February 3, 2021 / Source: The Bizz USA
By Janet Reddy; Edited by Haarika Kalahasti
The early bird gets the worm, but what about night owls? Why do teenagers sleep so much? Many parents cannot fathom why their teenager goes to bed very late and loves sleeping in. The truth is that we have little say in sleep preference as it is almost entirely genetically predetermined. Most teenagers, however, tend to be night owls due to hormonal changes that occur during puberty, but this tends to wane out into your genetic default as you enter adulthood. ”How does this work?” you might ask.
Well, according to lead researchers in the field, melatonin, the main hormone involved in sleep, seems to be the main reason for this tendency. This hormone is produced in the brain and works by releasing when your body is in the dark, giving you the signal to fall asleep. In teenagers, this chemical is secreted later at night compared to childhood and even adulthood. Adults generally secrete this hormone at around 10 PM, while a group of teenagers, who were studied in a sleep lab, show that they only began to produce the hormone at 1 AM. Why?
During puberty, the brain matures, allowing teens to stay awake for longer. Certain hormones the brain releases during this period of growth also contribute to keeping them up at night. An excellent example of this is cortisol, a stress hormone that gets your body ready to face an immediate threat. Cortisol and melatonin work oppositely of each other. Cortisol suppresses melatonin during the day, and then melatonin suppresses cortisol levels in the evening and at night. But, if cortisol stays high before bed, your body won't be functionally optimizing melatonin.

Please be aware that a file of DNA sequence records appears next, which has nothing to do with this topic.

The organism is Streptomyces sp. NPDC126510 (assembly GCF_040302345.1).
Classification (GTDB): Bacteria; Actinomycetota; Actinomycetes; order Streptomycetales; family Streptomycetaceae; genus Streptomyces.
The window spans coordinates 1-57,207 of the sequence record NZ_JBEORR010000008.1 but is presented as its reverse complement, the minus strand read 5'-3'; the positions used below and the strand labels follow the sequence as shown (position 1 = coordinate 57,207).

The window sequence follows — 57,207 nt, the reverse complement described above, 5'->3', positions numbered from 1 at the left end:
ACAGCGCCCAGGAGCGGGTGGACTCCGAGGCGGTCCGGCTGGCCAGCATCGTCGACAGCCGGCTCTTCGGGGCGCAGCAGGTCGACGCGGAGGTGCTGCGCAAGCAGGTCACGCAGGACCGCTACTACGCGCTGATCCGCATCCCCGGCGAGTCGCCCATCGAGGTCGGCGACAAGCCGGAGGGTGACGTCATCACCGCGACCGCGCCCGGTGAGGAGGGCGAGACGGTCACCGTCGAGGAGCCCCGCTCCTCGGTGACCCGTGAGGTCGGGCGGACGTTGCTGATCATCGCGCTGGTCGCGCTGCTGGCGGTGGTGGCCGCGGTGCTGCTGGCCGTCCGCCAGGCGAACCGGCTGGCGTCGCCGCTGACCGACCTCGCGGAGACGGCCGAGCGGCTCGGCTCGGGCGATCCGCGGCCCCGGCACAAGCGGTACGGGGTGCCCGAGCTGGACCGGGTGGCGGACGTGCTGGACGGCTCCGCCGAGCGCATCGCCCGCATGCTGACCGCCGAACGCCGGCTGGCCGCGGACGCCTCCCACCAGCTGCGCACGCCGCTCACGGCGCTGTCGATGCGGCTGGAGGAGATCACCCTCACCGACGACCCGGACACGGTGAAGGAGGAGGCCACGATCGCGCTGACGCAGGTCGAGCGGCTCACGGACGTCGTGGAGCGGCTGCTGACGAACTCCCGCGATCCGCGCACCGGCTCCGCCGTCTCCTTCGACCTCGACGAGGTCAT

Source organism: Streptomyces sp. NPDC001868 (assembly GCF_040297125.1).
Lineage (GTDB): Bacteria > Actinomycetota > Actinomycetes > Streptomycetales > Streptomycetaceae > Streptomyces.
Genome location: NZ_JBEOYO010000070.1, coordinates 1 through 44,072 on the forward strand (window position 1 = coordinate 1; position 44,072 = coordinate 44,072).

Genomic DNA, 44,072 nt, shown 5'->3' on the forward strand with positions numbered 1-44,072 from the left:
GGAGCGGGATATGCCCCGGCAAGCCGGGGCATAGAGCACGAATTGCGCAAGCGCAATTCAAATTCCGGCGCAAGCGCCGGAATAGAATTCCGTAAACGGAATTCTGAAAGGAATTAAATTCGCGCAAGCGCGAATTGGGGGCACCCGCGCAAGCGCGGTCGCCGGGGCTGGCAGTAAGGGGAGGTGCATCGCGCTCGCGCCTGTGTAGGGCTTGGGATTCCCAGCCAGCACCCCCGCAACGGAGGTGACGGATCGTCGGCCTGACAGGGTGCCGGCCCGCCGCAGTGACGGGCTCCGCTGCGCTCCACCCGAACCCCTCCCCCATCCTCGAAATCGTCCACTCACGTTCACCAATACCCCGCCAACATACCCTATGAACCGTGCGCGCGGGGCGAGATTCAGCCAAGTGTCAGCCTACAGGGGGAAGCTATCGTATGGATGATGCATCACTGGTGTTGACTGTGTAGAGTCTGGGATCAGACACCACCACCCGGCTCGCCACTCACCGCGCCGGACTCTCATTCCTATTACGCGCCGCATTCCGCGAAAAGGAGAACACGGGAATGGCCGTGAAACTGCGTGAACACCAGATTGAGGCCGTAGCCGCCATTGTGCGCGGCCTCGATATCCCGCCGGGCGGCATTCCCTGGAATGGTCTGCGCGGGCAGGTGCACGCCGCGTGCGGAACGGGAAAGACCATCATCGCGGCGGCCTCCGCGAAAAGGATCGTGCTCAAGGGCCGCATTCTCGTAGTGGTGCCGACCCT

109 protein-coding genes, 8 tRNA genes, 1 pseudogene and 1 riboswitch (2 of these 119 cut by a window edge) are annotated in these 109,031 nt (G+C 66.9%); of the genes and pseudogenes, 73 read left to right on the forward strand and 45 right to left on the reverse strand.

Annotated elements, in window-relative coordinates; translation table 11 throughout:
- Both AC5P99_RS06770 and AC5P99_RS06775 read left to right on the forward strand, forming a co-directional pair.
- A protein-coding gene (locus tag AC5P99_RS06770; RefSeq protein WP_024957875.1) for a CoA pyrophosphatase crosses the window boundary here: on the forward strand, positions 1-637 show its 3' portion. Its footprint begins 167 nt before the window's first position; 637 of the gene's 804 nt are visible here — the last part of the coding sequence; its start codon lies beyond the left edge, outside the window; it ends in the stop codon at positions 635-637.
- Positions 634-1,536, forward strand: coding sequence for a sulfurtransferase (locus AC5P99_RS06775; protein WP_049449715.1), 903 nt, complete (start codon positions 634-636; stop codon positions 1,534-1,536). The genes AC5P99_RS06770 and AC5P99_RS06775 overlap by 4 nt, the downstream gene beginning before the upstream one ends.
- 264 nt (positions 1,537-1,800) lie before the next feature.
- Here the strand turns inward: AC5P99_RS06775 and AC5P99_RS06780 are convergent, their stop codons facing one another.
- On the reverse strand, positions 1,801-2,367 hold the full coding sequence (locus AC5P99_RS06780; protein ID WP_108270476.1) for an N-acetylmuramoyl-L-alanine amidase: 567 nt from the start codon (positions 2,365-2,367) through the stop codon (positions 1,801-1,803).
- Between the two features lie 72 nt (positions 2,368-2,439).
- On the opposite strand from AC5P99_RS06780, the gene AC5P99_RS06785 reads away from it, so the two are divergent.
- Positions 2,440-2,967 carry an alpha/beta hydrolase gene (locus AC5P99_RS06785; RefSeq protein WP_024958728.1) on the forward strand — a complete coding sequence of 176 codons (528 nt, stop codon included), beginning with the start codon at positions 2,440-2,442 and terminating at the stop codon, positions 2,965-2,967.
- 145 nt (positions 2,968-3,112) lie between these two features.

Bright light, whether natural or artificial, also inhibits melatonin secretion. Your internal body clock, also known as circadian rhythm, is a natural internal process that regulates the sleep-wake cycle by responding to light and darkness, which repeats roughly every 24 hours. When your optic nerve senses a dim environment that makes sense to your circadian rhythm, the pineal gland, which is centered in the brain, turns on and begins to actively produce melatonin. Light from TV’s, phones and computer screens can sometimes trick your internal body clock into thinking that it isn't night time yet, so your brain will not actively produce melatonin.
Simply put, teenagers can't help but fall asleep late and also wake up late. So let's take a look at the benefits that night owls get to experience:
However, like anything with benefits, there are also negative effects. Some of the risks associated with night owls are:
All in all, being a teenage night owl, is almost indefinitely likely to occur, so there is no need to worry. Rather, use these years to the best of your ability and maximize on the benefits of being a night owl. Just make sure you don't let this become a habit that creeps into adulthood, as there are a few long term risks associated with being a night owl. It's best to wait out the teenage years and let your genetic default kick in.